Saudi Aramco on Sunday confirmed reports that it is to acquire the 50% it does not already own in the Saudi Aramco Shell Refinery (Sasref) oil refinery joint venture (JV) with Shell for $631 million. The sale is expected to be completed later this year, subject to regulatory approvals.
“Saudi Aramco will take full ownership and integrate the refinery into its growing downstream portfolio,” said Abdulaziz al-Judaimi, Aramco’s senior vice president/downstream. Sasref will continue to be a critical facility in Aramco’s refining and chemicals business and the company plans to optimize its performance, he said. The Jubail, Saudi Arabia–based refinery has a capacity of 305,000 b/d. Its main products are liquefied petroleum gas, naphtha, kerosene, diesel, fuel oil, and sulfur.
For Shell, the sale is the second major exit from Saudi Arabia. Two years ago, Sabic, which itself is being acquired by Aramco, bought Shell out of Saudi Petrochemical Co. (Sadaf) for $820 million, terminating a long-term agreement with Shell that was due to expire in 2020. Sabic plans to fold Sadaf into its Arabian Petrochemical Co. (Petrokemya) subsidiary in the second half of this year with Petrokemya as the surviving entity.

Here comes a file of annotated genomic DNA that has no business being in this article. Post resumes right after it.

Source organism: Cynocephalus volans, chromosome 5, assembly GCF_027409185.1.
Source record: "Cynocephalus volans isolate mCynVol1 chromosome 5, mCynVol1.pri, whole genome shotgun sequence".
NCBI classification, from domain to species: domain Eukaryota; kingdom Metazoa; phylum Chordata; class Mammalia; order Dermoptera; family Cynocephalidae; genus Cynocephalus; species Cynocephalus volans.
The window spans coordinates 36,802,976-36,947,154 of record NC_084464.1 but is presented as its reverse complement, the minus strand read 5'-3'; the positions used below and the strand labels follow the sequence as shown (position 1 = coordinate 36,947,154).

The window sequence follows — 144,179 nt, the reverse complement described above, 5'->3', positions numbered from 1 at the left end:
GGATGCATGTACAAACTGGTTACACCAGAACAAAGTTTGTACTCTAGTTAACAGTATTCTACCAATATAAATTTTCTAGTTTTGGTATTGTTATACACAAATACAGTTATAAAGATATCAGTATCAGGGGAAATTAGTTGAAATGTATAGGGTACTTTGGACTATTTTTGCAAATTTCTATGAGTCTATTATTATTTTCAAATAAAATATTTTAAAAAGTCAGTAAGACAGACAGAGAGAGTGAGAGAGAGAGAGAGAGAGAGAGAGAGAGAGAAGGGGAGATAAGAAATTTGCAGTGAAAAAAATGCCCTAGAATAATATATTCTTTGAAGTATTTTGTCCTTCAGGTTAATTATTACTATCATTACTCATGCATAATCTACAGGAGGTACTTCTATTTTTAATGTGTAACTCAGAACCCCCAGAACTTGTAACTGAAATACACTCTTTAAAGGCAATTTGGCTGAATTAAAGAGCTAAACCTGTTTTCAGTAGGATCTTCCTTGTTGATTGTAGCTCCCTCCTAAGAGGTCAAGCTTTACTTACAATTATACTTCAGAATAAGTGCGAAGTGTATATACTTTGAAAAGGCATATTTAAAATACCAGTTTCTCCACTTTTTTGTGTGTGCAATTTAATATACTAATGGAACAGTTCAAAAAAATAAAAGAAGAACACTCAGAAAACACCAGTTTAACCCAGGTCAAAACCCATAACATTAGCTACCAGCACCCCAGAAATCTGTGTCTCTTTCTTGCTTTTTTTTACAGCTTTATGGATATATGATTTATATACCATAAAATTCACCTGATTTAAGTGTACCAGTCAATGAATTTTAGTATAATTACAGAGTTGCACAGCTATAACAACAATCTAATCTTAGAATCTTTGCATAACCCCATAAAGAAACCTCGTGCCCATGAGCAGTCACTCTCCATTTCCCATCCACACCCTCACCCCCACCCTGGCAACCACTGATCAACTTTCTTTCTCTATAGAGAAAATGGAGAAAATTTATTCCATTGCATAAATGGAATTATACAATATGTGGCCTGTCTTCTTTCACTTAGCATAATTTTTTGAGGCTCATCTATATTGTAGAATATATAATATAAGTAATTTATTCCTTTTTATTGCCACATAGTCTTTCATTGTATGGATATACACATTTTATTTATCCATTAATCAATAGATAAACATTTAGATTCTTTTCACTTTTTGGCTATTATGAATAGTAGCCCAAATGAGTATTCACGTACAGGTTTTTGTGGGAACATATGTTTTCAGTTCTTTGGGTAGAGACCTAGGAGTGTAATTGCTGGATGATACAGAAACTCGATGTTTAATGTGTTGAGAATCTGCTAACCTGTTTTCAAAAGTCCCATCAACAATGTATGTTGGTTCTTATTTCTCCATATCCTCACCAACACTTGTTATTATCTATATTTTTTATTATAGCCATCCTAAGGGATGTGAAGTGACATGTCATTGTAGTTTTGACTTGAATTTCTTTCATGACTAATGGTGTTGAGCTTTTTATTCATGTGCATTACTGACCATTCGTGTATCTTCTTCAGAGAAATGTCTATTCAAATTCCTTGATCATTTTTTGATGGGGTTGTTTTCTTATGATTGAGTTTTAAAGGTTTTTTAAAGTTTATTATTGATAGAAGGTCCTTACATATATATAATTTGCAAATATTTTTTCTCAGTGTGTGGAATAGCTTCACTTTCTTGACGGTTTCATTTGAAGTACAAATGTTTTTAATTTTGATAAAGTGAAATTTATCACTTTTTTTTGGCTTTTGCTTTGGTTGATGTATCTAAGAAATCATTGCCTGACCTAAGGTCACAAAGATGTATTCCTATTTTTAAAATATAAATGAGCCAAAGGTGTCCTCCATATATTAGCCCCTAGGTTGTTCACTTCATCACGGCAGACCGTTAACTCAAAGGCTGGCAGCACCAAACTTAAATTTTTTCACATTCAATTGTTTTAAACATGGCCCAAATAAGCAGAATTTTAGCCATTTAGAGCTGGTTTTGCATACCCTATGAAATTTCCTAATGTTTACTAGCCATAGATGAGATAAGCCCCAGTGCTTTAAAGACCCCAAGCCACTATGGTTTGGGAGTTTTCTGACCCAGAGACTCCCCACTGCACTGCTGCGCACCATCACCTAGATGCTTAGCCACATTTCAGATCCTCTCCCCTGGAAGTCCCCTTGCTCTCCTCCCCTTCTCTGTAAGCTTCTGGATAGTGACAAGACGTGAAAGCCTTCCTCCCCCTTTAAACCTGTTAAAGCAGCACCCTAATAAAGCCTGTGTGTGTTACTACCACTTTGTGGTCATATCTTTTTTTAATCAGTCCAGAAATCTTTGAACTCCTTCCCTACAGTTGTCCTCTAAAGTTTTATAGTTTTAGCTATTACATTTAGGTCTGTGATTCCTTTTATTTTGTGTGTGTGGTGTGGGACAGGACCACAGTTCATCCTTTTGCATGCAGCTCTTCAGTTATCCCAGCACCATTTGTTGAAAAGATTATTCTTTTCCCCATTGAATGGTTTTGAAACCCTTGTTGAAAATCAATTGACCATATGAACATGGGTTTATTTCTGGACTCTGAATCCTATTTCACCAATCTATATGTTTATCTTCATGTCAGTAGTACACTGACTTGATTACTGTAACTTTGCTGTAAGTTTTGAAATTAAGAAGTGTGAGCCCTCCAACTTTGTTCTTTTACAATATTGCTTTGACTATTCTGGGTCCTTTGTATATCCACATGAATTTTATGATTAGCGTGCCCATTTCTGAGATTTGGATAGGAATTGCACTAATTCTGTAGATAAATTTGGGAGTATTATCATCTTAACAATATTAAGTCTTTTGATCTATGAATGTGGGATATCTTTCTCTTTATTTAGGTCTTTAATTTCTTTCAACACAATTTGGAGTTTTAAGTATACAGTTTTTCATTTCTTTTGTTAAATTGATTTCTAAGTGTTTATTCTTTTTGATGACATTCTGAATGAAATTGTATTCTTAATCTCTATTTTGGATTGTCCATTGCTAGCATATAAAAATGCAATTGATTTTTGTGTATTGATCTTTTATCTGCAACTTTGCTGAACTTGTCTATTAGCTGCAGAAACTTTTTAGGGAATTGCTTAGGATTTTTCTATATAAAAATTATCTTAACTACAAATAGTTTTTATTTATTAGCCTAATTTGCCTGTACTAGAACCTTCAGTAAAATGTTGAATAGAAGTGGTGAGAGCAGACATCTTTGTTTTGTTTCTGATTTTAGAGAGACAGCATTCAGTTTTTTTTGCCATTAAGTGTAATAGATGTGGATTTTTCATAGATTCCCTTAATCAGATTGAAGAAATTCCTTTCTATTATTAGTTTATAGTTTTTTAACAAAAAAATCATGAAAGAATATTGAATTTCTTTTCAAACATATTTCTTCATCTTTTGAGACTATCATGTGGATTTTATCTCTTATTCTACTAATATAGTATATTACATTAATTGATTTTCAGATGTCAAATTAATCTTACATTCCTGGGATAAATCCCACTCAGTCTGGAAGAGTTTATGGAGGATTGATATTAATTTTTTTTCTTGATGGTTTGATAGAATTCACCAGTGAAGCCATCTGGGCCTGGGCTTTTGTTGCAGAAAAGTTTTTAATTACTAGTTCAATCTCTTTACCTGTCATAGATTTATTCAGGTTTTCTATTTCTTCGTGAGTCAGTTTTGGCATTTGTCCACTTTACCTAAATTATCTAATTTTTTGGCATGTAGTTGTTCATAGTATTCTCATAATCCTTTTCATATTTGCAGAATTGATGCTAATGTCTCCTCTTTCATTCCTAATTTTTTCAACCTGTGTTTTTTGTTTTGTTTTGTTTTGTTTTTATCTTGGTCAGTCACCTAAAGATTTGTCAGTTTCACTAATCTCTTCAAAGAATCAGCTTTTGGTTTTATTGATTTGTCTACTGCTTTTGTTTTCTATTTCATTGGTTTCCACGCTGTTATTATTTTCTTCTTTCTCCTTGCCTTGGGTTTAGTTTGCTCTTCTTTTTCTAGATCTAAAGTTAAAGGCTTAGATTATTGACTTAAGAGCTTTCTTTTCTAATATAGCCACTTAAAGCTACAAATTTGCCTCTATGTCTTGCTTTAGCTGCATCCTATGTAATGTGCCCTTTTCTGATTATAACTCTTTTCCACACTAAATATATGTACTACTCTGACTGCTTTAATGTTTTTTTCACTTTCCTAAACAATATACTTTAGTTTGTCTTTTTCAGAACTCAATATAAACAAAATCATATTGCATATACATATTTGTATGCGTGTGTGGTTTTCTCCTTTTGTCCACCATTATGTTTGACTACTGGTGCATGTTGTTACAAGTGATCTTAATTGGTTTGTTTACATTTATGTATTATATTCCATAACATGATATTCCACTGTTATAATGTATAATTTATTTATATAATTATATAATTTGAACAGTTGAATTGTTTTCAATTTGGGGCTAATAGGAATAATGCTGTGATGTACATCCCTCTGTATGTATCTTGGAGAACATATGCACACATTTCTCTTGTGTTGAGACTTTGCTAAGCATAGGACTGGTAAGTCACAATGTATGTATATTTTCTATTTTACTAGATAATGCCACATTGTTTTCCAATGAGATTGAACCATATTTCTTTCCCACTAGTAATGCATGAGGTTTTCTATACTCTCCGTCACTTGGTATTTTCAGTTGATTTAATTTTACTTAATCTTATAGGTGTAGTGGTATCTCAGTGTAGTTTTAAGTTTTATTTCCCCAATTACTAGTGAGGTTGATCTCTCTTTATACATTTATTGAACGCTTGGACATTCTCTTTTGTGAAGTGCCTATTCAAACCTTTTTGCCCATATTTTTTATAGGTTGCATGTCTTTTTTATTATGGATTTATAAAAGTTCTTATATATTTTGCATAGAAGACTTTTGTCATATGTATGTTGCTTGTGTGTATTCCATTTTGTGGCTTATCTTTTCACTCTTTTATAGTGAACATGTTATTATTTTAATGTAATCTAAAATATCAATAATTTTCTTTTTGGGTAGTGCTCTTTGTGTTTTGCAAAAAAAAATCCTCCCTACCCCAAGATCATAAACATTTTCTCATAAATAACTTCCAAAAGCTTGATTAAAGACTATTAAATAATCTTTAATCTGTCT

For Aramco, the Sasref deal is another push downstream. The company bought Lanxess out of their Arlanxeo (Maastricht, Netherlands) synthetic rubber JV last year and it also bought Shell out of Motiva Enterprises in Texas. Aramco is, at the same time, acquiring more downstream assets around the world to beef up its portfolio.
By Natasha Alperowicz
Source: Chemical Week
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